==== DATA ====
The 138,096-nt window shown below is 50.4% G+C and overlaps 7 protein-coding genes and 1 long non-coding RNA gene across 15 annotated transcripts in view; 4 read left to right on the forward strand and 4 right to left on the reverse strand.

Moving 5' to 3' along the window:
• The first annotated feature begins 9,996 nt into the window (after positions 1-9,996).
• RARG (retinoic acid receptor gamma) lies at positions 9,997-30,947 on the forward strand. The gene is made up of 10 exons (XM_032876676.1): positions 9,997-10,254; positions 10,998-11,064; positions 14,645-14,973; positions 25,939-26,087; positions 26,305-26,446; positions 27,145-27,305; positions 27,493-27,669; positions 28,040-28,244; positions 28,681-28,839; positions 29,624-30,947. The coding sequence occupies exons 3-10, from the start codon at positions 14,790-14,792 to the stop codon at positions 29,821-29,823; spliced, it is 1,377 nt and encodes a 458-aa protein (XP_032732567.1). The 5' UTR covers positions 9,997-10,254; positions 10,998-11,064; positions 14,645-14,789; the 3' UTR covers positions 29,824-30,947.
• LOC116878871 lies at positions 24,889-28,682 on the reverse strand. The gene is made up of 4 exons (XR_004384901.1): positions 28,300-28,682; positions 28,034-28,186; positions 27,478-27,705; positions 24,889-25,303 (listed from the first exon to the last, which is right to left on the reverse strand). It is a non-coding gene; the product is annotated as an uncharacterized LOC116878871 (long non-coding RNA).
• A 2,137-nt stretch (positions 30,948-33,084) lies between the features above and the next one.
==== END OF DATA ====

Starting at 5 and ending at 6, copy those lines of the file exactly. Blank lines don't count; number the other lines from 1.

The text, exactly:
• LOC116878871 lies at positions 24,889-28,682 on the reverse strand. The gene is made up of 4 exons (XR_004384901.1): positions 28,300-28,682; positions 28,034-28,186; positions 27,478-27,705; positions 24,889-25,303 (listed from the first exon to the last, which is right to left on the reverse strand). It is a non-coding gene; the product is annotated as an uncharacterized LOC116878871 (long non-coding RNA).
• A 2,137-nt stretch (positions 30,948-33,084) lies between the features above and the next one.